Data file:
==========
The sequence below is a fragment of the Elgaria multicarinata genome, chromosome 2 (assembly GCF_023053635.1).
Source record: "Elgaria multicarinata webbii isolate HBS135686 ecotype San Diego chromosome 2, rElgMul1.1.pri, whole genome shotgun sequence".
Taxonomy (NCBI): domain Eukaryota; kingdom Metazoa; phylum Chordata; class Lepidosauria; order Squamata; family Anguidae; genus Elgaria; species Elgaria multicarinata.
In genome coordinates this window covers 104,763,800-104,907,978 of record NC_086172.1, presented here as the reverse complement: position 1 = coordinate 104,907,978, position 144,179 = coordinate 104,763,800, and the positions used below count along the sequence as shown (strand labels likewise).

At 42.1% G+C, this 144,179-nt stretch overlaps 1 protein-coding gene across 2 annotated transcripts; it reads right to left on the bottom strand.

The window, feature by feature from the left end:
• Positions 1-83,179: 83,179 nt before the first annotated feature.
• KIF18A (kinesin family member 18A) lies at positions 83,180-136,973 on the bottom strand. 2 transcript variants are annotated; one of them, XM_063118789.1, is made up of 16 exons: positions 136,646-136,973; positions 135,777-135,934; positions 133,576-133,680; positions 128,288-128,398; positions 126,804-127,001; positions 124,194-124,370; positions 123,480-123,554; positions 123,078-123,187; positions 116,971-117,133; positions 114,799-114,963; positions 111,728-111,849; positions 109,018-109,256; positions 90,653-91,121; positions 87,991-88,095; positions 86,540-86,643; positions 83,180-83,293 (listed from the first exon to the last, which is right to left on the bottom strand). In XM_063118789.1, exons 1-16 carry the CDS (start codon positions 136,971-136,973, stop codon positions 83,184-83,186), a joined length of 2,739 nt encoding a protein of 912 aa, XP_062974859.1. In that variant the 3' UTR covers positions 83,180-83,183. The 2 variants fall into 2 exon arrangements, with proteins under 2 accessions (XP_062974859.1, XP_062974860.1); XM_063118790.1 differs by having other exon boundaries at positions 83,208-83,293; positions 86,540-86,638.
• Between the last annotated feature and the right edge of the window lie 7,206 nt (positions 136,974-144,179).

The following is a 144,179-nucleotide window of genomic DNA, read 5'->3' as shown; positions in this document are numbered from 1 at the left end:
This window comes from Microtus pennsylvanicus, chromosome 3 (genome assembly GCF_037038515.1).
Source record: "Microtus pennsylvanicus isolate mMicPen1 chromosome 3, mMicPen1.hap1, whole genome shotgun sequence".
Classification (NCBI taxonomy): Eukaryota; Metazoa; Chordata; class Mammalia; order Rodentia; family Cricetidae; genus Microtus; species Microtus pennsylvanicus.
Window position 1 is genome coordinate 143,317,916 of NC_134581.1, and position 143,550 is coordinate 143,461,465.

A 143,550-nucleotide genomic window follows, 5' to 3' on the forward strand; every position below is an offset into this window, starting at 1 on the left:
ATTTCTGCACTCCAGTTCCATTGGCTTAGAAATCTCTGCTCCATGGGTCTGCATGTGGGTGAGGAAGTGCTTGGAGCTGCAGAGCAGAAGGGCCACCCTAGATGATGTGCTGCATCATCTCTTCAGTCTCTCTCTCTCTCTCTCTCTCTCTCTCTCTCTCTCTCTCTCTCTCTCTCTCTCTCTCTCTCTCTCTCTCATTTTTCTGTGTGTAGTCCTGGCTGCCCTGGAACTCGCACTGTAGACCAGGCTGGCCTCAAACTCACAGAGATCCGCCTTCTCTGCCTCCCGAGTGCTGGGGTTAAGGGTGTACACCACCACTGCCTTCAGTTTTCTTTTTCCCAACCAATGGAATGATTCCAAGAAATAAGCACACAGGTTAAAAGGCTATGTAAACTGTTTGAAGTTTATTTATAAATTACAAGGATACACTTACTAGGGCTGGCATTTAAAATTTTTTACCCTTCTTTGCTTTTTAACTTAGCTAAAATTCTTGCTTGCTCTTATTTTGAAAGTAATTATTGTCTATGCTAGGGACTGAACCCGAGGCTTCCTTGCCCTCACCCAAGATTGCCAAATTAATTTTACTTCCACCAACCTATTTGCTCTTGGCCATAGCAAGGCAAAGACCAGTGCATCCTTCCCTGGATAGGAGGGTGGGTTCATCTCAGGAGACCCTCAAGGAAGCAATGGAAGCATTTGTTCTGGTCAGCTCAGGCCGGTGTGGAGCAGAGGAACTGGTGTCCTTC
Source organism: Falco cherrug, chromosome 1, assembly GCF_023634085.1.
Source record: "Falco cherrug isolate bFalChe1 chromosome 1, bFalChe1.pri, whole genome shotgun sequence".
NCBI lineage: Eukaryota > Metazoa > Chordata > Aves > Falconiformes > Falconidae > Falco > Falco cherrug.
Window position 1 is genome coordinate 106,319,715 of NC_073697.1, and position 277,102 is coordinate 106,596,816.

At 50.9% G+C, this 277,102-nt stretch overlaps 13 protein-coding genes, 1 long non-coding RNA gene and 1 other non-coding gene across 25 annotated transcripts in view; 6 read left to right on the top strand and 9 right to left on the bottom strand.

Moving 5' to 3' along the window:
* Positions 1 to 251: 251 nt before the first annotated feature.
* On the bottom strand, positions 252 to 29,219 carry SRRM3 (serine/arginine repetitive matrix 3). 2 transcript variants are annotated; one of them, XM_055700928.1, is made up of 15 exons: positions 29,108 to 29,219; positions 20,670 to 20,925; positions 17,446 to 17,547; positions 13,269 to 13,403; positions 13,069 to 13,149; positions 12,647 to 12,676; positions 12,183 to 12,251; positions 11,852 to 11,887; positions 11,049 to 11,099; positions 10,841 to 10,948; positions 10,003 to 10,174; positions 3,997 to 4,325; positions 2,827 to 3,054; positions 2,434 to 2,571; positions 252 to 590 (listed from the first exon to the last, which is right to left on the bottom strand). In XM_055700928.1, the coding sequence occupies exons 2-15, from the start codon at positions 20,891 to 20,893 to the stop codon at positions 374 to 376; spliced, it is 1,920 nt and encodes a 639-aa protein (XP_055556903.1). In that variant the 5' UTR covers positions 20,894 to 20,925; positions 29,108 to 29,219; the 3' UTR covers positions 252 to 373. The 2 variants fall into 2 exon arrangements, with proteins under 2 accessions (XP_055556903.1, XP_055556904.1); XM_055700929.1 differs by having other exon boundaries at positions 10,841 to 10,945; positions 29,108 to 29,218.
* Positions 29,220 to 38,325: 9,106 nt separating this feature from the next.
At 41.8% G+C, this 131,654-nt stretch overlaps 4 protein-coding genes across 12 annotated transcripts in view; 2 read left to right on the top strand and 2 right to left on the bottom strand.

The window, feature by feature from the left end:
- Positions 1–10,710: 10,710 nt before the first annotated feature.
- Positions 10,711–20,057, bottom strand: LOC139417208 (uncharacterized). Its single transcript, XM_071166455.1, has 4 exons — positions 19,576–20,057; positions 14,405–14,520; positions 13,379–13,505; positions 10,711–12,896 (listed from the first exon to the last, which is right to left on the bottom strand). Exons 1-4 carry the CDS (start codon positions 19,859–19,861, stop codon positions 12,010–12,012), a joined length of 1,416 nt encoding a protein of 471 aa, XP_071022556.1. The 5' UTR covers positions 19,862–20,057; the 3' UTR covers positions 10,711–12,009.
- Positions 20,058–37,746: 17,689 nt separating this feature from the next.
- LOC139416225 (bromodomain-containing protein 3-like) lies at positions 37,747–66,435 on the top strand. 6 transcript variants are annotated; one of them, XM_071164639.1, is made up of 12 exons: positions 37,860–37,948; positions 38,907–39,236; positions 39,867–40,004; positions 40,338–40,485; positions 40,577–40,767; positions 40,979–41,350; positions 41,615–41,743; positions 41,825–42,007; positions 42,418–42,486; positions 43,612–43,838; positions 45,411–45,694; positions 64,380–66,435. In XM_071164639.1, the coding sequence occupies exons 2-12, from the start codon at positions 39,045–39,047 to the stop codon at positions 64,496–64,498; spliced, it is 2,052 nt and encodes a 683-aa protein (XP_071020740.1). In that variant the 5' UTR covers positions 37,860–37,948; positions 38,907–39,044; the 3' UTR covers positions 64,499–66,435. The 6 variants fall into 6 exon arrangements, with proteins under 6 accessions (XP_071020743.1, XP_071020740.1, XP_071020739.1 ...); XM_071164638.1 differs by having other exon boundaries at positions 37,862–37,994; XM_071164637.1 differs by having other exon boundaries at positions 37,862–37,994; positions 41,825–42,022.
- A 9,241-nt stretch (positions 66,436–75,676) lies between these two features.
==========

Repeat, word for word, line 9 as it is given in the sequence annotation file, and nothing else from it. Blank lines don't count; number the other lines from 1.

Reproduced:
• Between the last annotated feature and the right edge of the window lie 7,206 nt (positions 136,974-144,179).